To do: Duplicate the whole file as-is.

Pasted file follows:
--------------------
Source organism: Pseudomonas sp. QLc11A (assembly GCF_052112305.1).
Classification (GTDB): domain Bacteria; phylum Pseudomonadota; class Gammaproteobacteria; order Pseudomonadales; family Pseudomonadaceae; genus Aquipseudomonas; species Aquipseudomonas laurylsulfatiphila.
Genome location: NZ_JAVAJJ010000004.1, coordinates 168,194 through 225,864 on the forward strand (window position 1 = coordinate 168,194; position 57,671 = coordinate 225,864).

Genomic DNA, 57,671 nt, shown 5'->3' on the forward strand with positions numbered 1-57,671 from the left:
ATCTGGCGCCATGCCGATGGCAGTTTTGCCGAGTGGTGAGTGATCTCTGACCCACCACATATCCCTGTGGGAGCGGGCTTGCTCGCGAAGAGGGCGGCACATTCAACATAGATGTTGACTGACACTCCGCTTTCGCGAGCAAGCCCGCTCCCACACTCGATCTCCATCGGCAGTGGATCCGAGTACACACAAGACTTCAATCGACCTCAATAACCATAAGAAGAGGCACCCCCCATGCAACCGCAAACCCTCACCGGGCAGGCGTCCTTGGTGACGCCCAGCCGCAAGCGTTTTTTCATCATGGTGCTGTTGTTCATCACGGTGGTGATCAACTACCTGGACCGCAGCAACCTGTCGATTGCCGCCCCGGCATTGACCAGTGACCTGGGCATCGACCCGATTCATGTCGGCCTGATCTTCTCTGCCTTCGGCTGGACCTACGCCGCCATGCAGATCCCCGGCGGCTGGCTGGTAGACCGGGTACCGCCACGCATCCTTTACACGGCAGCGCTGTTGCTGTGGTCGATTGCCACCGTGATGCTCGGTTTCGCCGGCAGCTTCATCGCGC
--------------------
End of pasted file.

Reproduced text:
Source organism: Pseudomonas sp. QLc11A (assembly GCF_052112305.1).
Classification (GTDB): domain Bacteria; phylum Pseudomonadota; class Gammaproteobacteria; order Pseudomonadales; family Pseudomonadaceae; genus Aquipseudomonas; species Aquipseudomonas laurylsulfatiphila.
Genome location: NZ_JAVAJJ010000004.1, coordinates 168,194 through 225,864 on the forward strand (window position 1 = coordinate 168,194; position 57,671 = coordinate 225,864).

Genomic DNA, 57,671 nt, shown 5'->3' on the forward strand with positions numbered 1-57,671 from the left:
ATCTGGCGCCATGCCGATGGCAGTTTTGCCGAGTGGTGAGTGATCTCTGACCCACCACATATCCCTGTGGGAGCGGGCTTGCTCGCGAAGAGGGCGGCACATTCAACATAGATGTTGACTGACACTCCGCTTTCGCGAGCAAGCCCGCTCCCACACTCGATCTCCATCGGCAGTGGATCCGAGTACACACAAGACTTCAATCGACCTCAATAACCATAAGAAGAGGCACCCCCCATGCAACCGCAAACCCTCACCGGGCAGGCGTCCTTGGTGACGCCCAGCCGCAAGCGTTTTTTCATCATGGTGCTGTTGTTCATCACGGTGGTGATCAACTACCTGGACCGCAGCAACCTGTCGATTGCCGCCCCGGCATTGACCAGTGACCTGGGCATCGACCCGATTCATGTCGGCCTGATCTTCTCTGCCTTCGGCTGGACCTACGCCGCCATGCAGATCCCCGGCGGCTGGCTGGTAGACCGGGTACCGCCACGCATCCTTTACACGGCAGCGCTGTTGCTGTGGTCGATTGCCACCGTGATGCTCGGTTTCGCCGGCAGCTTCATCGCGC